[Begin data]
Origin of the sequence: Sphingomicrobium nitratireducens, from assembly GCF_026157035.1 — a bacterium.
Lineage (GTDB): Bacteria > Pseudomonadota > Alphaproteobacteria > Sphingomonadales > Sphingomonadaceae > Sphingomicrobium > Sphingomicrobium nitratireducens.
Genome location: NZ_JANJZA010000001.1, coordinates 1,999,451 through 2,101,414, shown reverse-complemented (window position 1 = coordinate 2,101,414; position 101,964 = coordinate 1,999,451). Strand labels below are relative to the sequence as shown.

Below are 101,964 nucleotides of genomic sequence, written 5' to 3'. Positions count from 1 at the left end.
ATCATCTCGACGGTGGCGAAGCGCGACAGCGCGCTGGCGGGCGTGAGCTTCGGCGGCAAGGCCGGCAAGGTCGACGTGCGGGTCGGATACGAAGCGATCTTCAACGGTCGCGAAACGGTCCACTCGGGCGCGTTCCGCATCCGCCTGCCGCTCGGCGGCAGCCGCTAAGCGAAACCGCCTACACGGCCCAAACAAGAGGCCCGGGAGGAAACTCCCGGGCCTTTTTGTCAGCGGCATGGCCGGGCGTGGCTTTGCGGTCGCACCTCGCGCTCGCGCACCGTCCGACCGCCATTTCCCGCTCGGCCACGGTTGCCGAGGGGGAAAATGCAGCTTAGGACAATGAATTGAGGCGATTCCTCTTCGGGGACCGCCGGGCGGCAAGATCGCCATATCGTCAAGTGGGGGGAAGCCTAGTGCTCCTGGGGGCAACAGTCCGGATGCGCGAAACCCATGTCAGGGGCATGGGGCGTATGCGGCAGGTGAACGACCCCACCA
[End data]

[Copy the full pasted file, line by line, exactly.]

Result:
Origin of the sequence: Sphingomicrobium nitratireducens, from assembly GCF_026157035.1 — a bacterium.
Lineage (GTDB): Bacteria > Pseudomonadota > Alphaproteobacteria > Sphingomonadales > Sphingomonadaceae > Sphingomicrobium > Sphingomicrobium nitratireducens.
Genome location: NZ_JANJZA010000001.1, coordinates 1,999,451 through 2,101,414, shown reverse-complemented (window position 1 = coordinate 2,101,414; position 101,964 = coordinate 1,999,451). Strand labels below are relative to the sequence as shown.

Below are 101,964 nucleotides of genomic sequence, written 5' to 3'. Positions count from 1 at the left end.
ATCATCTCGACGGTGGCGAAGCGCGACAGCGCGCTGGCGGGCGTGAGCTTCGGCGGCAAGGCCGGCAAGGTCGACGTGCGGGTCGGATACGAAGCGATCTTCAACGGTCGCGAAACGGTCCACTCGGGCGCGTTCCGCATCCGCCTGCCGCTCGGCGGCAGCCGCTAAGCGAAACCGCCTACACGGCCCAAACAAGAGGCCCGGGAGGAAACTCCCGGGCCTTTTTGTCAGCGGCATGGCCGGGCGTGGCTTTGCGGTCGCACCTCGCGCTCGCGCACCGTCCGACCGCCATTTCCCGCTCGGCCACGGTTGCCGAGGGGGAAAATGCAGCTTAGGACAATGAATTGAGGCGATTCCTCTTCGGGGACCGCCGGGCGGCAAGATCGCCATATCGTCAAGTGGGGGGAAGCCTAGTGCTCCTGGGGGCAACAGTCCGGATGCGCGAAACCCATGTCAGGGGCATGGGGCGTATGCGGCAGGTGAACGACCCCACCA